The “New” New Deal

Tim Bond, head of Global Asset Allocation at Barclays, an investment bank, has put forth that the Swedish crisis of the late 80’s and 90’s will be a good model for the current, much wider, global financial crisis likely ensuing economic consequences.

In the Swedish example intervention was resisted, there was a tight downward spiral, there was a recovery, and while the economics caught up with the bailouts there was an extended period of negative growth as credit was tight and earnings declined. Whether the US and Global economy rebounds at the same rate or not, there are certain realities that will likely take shape – and a growing unemployment rate is most certainly one of them.

The G7 is working very hard on addressing our financial turmoil. I’ll leave much more qualified people to address the impact of the bail out packages on investment and more, and I hope to motivate someone to write about those effects here on CleanTechies. I will take a shot at suggesting implementing measures that address at least one aspect of the wide spread panic that is gripping so many these days – how this solution could have an effect on employment, education and the preparation of a grid more adequately equipped to accept electricity from intermittent and distributed renewable sources.

The United States has addressed weak economic demand for a work force in the past, sometimes effectively and at times very effectively. FDR’s New Deal package included some economic groups that focused on labor including the Civilian Conservation Corps, the Public and Civil Works Administrations and the Rural Utilities service. There are some critics of the New Deal, but the legacy of the efforts of these programs include rural electrification and skills training for workers temporarily employed by them (despite Labor Union’s objections).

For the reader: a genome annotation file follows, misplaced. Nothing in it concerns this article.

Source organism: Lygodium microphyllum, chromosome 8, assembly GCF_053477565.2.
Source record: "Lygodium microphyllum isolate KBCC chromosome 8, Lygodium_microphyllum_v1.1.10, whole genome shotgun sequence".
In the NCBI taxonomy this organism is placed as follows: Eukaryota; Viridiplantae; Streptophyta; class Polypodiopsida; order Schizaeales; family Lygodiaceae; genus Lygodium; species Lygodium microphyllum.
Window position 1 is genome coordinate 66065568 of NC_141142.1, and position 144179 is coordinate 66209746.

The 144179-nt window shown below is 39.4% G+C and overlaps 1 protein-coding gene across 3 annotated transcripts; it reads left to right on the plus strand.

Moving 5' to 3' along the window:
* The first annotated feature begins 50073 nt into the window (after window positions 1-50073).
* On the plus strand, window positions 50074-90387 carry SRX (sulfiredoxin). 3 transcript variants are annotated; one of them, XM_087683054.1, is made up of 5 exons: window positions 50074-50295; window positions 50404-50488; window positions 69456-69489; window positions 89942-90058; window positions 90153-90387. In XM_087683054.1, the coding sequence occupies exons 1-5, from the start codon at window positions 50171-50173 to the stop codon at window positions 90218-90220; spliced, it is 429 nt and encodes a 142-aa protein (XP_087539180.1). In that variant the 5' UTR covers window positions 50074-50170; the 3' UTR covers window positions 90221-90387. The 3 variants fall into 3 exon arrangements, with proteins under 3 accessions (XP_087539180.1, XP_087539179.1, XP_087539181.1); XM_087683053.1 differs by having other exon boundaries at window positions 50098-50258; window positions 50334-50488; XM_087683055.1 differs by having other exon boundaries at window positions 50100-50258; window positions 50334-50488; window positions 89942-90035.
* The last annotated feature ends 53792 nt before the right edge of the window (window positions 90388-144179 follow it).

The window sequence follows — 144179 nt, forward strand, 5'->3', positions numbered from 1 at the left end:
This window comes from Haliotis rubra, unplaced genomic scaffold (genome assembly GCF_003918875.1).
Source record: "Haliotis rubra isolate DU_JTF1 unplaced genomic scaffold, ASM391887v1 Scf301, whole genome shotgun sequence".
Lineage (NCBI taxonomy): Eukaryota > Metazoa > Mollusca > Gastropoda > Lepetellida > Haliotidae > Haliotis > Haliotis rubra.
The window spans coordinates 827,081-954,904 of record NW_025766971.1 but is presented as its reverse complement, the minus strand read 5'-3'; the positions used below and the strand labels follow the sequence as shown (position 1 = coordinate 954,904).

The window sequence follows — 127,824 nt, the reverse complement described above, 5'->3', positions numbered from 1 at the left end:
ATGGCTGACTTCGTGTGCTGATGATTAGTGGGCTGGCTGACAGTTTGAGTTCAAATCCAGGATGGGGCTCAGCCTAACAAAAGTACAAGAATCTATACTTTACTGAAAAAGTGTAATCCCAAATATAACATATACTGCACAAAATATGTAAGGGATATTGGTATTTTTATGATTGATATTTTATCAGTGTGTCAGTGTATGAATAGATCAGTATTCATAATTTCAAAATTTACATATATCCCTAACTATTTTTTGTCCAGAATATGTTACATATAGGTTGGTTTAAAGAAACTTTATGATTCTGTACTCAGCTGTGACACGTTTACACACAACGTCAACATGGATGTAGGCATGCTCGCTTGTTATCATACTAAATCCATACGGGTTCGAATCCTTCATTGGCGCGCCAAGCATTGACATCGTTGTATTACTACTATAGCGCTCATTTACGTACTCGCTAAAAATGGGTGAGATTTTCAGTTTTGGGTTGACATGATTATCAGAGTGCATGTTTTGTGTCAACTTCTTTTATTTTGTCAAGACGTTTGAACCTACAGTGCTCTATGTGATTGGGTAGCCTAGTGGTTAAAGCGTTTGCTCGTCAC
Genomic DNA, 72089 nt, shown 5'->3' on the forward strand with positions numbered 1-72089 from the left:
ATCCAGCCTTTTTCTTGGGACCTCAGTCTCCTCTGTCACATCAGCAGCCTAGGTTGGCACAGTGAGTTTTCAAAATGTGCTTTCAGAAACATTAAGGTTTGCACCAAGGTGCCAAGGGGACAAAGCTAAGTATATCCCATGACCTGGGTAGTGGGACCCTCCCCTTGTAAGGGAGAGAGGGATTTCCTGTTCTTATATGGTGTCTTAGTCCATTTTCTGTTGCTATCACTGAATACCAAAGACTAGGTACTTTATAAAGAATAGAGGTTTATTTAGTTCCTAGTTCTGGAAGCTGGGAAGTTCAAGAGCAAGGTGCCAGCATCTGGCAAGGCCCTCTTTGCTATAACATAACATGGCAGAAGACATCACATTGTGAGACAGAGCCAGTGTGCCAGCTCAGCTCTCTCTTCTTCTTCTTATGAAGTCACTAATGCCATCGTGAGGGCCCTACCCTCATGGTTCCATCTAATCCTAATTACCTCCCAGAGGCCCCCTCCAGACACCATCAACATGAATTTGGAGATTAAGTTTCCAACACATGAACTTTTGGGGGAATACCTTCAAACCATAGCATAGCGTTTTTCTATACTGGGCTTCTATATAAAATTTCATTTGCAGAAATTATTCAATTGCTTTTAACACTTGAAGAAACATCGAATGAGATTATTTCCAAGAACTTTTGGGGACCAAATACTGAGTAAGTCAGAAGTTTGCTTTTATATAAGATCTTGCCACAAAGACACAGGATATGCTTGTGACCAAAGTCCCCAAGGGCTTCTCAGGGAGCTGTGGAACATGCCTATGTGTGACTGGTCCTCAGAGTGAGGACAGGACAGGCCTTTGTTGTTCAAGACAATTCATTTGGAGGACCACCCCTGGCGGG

In 1944 the Department of Labor and congressional leaders recognized in the tremendous impact thousands of unemployed GI’s returning from World War II would have on the economy and sought to mitigate unemployment lines by offering veterans stipends for educational programs. Many were allowed to pursue higher education, and much of the economic success of the 1950s has been attributed to the Servicemen’s Readjustment Act – also known as the GI Bill.

The success of these programs should provide a framework for our legislators should see that in addition to a financial bail out of the markets there needs to be a concerted effort placed on ensuring that the unemployed are provided options that will have lasting economic and social benefits for the country. I encourage you to debate this amongst yourselves, and I suggest we get cracking on this soon – implementing work/study programs and on the job training programs that will stimulate the economy by giving people a paycheck, educating them with skills needed to succeed, developing our transmission infrastructure to accommodate the growth of the renewable energy, facilitating the investment decisions for project developers, ensuring we have environmentally safe options for energy and moving our nation towards energy independence which will create jobs along various value chains.

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